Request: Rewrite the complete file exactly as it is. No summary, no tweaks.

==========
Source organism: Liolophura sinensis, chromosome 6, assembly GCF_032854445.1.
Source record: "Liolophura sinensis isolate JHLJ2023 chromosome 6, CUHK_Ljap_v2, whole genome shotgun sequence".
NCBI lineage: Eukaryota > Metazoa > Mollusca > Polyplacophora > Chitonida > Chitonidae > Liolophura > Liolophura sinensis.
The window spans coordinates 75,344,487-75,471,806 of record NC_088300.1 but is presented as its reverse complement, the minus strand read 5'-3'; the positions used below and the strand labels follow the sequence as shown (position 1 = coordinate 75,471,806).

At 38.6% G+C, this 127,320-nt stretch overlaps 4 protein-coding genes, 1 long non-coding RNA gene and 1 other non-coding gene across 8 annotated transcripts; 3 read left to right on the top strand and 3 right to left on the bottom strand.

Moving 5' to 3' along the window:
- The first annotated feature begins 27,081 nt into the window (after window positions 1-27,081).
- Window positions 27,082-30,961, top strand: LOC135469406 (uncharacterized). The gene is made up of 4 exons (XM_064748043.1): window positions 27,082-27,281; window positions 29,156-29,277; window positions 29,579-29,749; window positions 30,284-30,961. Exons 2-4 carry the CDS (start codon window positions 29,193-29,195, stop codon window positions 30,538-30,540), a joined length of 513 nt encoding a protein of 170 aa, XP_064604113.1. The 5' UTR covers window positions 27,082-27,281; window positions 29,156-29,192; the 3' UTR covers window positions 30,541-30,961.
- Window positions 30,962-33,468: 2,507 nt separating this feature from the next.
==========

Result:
Source organism: Liolophura sinensis, chromosome 6, assembly GCF_032854445.1.
Source record: "Liolophura sinensis isolate JHLJ2023 chromosome 6, CUHK_Ljap_v2, whole genome shotgun sequence".
NCBI lineage: Eukaryota > Metazoa > Mollusca > Polyplacophora > Chitonida > Chitonidae > Liolophura > Liolophura sinensis.
The window spans coordinates 75,344,487-75,471,806 of record NC_088300.1 but is presented as its reverse complement, the minus strand read 5'-3'; the positions used below and the strand labels follow the sequence as shown (position 1 = coordinate 75,471,806).

At 38.6% G+C, this 127,320-nt stretch overlaps 4 protein-coding genes, 1 long non-coding RNA gene and 1 other non-coding gene across 8 annotated transcripts; 3 read left to right on the top strand and 3 right to left on the bottom strand.

Moving 5' to 3' along the window:
- The first annotated feature begins 27,081 nt into the window (after window positions 1-27,081).
- Window positions 27,082-30,961, top strand: LOC135469406 (uncharacterized). The gene is made up of 4 exons (XM_064748043.1): window positions 27,082-27,281; window positions 29,156-29,277; window positions 29,579-29,749; window positions 30,284-30,961. Exons 2-4 carry the CDS (start codon window positions 29,193-29,195, stop codon window positions 30,538-30,540), a joined length of 513 nt encoding a protein of 170 aa, XP_064604113.1. The 5' UTR covers window positions 27,082-27,281; window positions 29,156-29,192; the 3' UTR covers window positions 30,541-30,961.
- Window positions 30,962-33,468: 2,507 nt separating this feature from the next.